M. Švanda1,2, A. S. Brun3, Th. Roudier4, & L. Jouve4,3
1 Astronomical Institute, Academy of Sciences of the Czech Republic, Ondřejov, Czech Republic
2 Astronomical Institute, Charles University in Prague, Czech Republic
3 CEA Saclay, France
4 IRAP, Université de Toulouse, France
Figure 1 | Top: Magnetic butterfly diagram from MDI and HMI synoptic maps shows the prevailing polarity of the magnetic field in polar caps, reversals of the global magnetic field and the flux transported to the polar regions from the relics of the active regions. Bottom: Magnetic butterfly diagram of the pores outside active regions. At the top and the bottom the polar cap from magnetic butterfly from above is inserted. The intensity of the average magnetic field in the inserts is boosted by the factor of 5 to make them visible. This figure clearly shows that the pores follow the cycle. The inset in the lower panel demonstrates the mixed polarity in magnification.
We found that the pores outside SARs do follow the solar cycle (Figure 1). They seem to broaden the activity belt. At first glance, their polarity seems to be mixed and with no obvious bias — such bias appears only after averaging in time. There is a net magnetic flux of ~1021 Mx per hemisphere in those pores alone, which (if transported towards poles) is almost sufficient to cause a reversal of polar caps in a weak cycle. The hemispheric polarity bias was the right one to contribute to the reversal.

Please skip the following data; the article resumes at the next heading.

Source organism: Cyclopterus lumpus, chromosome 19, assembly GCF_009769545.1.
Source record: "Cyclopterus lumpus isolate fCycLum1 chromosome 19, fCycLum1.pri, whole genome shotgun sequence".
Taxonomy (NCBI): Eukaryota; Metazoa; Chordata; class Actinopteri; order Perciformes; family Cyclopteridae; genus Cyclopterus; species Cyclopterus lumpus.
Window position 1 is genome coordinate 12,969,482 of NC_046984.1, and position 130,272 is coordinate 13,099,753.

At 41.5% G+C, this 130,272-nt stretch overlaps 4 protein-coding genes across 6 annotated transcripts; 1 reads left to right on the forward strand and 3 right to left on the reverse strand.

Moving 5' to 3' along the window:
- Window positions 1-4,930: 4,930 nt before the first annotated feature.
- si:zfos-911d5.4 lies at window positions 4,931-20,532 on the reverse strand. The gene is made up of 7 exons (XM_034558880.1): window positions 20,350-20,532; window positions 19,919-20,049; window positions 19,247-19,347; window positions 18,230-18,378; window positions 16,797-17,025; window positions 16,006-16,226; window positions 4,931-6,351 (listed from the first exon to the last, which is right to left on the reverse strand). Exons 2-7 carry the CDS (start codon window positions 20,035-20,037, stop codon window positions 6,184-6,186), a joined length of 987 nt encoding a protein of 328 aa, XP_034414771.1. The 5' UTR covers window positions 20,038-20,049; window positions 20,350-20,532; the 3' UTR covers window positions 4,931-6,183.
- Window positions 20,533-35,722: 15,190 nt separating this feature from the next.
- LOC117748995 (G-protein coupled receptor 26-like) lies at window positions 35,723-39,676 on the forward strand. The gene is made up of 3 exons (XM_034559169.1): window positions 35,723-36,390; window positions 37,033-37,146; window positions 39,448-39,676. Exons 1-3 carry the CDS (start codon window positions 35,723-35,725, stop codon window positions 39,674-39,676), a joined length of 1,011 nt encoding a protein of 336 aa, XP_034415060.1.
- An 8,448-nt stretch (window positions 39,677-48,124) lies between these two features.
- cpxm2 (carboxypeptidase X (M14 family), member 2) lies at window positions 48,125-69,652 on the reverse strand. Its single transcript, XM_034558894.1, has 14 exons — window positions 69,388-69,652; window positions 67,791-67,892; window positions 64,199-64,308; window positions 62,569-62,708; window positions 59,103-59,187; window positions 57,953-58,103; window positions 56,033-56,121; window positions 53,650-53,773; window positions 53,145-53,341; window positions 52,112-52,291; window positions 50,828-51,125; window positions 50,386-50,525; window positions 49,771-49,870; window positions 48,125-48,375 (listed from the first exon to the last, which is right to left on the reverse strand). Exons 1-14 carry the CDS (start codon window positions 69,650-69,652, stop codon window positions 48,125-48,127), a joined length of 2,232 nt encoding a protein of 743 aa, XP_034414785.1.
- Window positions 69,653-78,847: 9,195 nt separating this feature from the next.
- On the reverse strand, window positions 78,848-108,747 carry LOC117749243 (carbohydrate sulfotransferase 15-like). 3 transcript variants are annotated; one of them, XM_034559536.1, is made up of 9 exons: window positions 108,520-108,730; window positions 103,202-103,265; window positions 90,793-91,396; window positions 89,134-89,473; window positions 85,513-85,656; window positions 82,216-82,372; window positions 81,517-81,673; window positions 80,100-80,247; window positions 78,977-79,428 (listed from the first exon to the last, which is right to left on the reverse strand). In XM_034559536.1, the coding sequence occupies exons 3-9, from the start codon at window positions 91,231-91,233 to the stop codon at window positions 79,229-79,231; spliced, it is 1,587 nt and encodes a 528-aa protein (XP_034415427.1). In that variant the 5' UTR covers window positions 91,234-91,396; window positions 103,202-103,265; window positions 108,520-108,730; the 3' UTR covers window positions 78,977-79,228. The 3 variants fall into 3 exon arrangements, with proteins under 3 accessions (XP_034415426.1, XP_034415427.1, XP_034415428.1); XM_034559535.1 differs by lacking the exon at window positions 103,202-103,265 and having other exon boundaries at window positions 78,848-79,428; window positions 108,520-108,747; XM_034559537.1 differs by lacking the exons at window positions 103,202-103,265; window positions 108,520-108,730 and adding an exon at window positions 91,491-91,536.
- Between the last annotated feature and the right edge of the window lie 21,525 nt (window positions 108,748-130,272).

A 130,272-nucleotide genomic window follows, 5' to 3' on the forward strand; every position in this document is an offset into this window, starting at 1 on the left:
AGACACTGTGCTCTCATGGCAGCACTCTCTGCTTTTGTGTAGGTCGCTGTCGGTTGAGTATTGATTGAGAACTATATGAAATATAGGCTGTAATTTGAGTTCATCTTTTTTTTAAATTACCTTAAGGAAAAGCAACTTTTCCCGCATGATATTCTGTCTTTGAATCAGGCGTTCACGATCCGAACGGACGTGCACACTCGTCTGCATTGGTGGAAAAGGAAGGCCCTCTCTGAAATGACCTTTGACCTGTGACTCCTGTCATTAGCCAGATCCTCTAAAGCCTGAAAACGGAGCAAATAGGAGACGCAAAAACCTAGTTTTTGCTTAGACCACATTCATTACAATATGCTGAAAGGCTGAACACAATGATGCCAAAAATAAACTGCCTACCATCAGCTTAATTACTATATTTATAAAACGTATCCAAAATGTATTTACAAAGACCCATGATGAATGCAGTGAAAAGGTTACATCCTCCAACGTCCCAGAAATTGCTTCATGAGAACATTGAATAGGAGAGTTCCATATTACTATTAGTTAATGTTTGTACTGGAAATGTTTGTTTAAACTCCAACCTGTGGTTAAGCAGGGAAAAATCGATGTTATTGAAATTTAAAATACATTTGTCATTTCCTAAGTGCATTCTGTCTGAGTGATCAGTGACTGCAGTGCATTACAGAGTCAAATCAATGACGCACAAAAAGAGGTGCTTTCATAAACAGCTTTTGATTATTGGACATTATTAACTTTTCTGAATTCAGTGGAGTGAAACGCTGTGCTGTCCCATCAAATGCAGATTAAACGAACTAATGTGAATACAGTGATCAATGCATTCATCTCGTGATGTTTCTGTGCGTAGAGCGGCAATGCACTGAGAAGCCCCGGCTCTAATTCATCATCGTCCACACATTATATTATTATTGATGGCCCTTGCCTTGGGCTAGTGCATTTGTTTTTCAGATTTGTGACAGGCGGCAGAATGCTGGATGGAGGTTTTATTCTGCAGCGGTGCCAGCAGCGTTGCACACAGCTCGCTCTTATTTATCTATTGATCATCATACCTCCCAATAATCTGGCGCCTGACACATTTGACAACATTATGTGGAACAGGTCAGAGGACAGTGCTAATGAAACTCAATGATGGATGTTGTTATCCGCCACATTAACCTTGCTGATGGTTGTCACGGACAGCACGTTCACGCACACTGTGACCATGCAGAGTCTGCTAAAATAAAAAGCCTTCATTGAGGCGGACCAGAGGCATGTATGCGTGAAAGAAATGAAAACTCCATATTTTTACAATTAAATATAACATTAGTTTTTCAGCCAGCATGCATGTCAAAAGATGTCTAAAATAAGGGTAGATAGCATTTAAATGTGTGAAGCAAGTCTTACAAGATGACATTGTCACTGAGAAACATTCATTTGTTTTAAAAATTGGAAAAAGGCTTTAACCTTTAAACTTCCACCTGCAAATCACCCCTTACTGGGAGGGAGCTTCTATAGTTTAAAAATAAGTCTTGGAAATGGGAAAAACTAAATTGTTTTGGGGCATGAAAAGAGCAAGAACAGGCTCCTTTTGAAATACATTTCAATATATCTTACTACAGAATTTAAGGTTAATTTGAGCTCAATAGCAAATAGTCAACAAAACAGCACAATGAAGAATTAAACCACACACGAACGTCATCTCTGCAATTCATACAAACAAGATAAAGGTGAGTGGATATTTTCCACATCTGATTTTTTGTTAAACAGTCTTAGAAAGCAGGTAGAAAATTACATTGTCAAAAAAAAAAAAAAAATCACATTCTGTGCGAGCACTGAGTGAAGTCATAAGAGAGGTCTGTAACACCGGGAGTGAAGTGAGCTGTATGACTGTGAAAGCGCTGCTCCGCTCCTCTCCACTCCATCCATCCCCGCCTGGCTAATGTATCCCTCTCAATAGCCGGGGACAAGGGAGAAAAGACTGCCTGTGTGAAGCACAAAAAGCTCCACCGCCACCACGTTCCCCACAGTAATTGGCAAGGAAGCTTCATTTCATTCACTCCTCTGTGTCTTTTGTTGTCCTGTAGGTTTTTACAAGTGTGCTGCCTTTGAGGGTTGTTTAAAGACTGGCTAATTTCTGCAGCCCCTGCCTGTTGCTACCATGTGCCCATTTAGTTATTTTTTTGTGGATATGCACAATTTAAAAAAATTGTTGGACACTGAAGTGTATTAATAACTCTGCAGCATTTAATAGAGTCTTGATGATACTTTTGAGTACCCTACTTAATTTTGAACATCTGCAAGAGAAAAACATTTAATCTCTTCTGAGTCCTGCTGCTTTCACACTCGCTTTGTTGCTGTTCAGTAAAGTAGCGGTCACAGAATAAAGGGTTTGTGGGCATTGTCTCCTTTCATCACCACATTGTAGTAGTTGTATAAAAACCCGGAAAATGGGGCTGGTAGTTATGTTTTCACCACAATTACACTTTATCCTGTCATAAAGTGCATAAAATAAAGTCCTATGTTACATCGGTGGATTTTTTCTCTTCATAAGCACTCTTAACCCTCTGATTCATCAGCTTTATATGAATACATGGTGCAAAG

Figure 2 | Binned index of match of the flux polarity in pores and their closest SAR as a function of distance from the closest SAR and time. One can see that the pores in the intermediate distances 40–100 Mm from closest SAR depict systematically opposite polarity to that SAR.
We further investigated the origin of these pores. We found that those with polarity bias are located at distances 40 to 100 (possibly up to 140) Mm from the flux-weighted center of the closest SARs (Figure 2). We further found that a vast majority of these pores form in weaker bipolar active regions located to the west of the closest SARs (hence closer to their trailing parts). The locations of the pores do not necessarily coincide with previously existing, strong SARs (within 4 rotations).We speculate that these pores originate from “failed” emergence of sub-surface flux ropes, which either did not reach the surface or only partly reached the surface. They were then dispersed to the neighborhood by large-scale convection, e.g., giant cells. This would explain their typical distance (40 to 100 Mm) from the closest SARs.We therefore speculate that during the grand-minima, a weak source term akin to a BL mechanism was possibly operating, as there were organized magnetic fields present on the Sun.
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